Materials
: acrylic paint, paper, canvas
Agnes Martin,
Untitled #9
, 1999. acrylic and graphite on linen
http://www.pacegallery.com/artists/290/agnes-martin
Paul Kllee,
Static–Dynamic Gradation
, 1923
http://www.metmuseum.org/toah/hd/klee/hd_klee.htm
Essential Questions
:
How do artists combine aspects of different styles?
How do artists use other's work to make new/original artwork?
Agnolo Bronzino (Italian, 1503-1572)
http://arthistory.about.com/od/academic-art-academies/tp/The-Hierarchy-of-Genres-in-Academic-Art.htm
Fernand Leger,
Three Sisters
http://www.jacqueshachuelcollection.com/
Alice Neel
Romare Bearden
Giotto
Paul Klee
David Hockney
Sample Rubric
Criteria
Needs
Improvement
1-7 pts
Getting There
7-13pts
Good
13-19pts
Excellent
19-25pts
Craftsmanship/
Use of Materials

25 pts
Always used space to it's fullest potential.
Always worked in a neat and respectful
manner. Always helped clean-up.
Often used space to it's fullest potential.
Often worked in a neat and respectful
manner. Often helped clean-up.
Sometimes used space to it's fullest potential.
Sometimes worked in a neat and respectful
manner. Sometimes helped clean-up.
Rarely used space to it's fullest potential.
Rarely worked in a neat and respectful
manner. Rarely helped clean-up.
Met Project
Requirements

25 pts
Always tried to incorporate
new methods and techniques
into their project.
Often tried to incorporate
new methods and techniques
into their project.
Sometimes tried to incorporate
new methods and techniques
into their project.
Rarely tried to incorporate
new methods and techniques
into their project.
Creativity
(Artistic Vibe)

25 pts
Self-Management

25 pts
Always created work that is genuine.
Always created work that is interesting
Often created work that is genuine.
Often created work that is interesting.
Sometimes created work that is genuine.
Sometimes created work that is interesting.
Rarely created work that is genuine.
Rarely created work that is interesting.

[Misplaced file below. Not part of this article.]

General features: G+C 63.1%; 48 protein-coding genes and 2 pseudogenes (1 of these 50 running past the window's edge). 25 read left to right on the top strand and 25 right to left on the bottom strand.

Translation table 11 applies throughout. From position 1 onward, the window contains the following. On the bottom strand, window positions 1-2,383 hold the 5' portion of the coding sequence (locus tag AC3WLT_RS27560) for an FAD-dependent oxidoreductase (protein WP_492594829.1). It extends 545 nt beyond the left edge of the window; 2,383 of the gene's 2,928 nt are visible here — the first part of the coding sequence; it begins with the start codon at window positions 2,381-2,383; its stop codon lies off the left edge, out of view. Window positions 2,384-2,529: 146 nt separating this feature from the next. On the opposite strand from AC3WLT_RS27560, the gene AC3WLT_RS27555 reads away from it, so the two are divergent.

Always strove for their best work.
Always managed their time well.
Participated during group discussions.
Often strove for their best work.
Often managed their time well.
Participated during group discussions.

Sometimes strove for their best work.
Sometimes managed their time well.
Rarely participated during group discussions.

Rarely strove for their best work.
Rarely managed their time well.
Rarely participated during group discussions.

For
ELL
students: -repeat modeling
- visual explanations
- Flexibility with reading or writing assignments

For
Hearing Impaired
students: - using appropriate instructional tools
- visual explanations
- stand in front of student when talking

For students on the
Autism
spectrum: - have individual and group work available
- maintain a classroom routine
- allow students to include their own interests

For students with
Attention disorder
: - incorporate movement breaks
- vary instruction strategies
- ensure for engaging lessons

For students with
Reading and writing disorders
: - provide writing support
- allow option of one- on- one oral presentation
- always give oral and written instruction
Partner prep for critique

Discuss each question with your partner, and answer the questions. Show that
both
of your answers are written down. We'll do a group critique afterwards:
1) Discuss what you think the purpose of this project was?

2) Did you like this project? Parts of the project? Why or why not?

3) What grade would you give yourself for this project. Explain.
Project Self-Reflection
1) Draw a thumbnail sketch of your work.

2) If you were able to do this project again, what would you do differently?

3) What did you learn during the course of this project? Explain.

Full transcript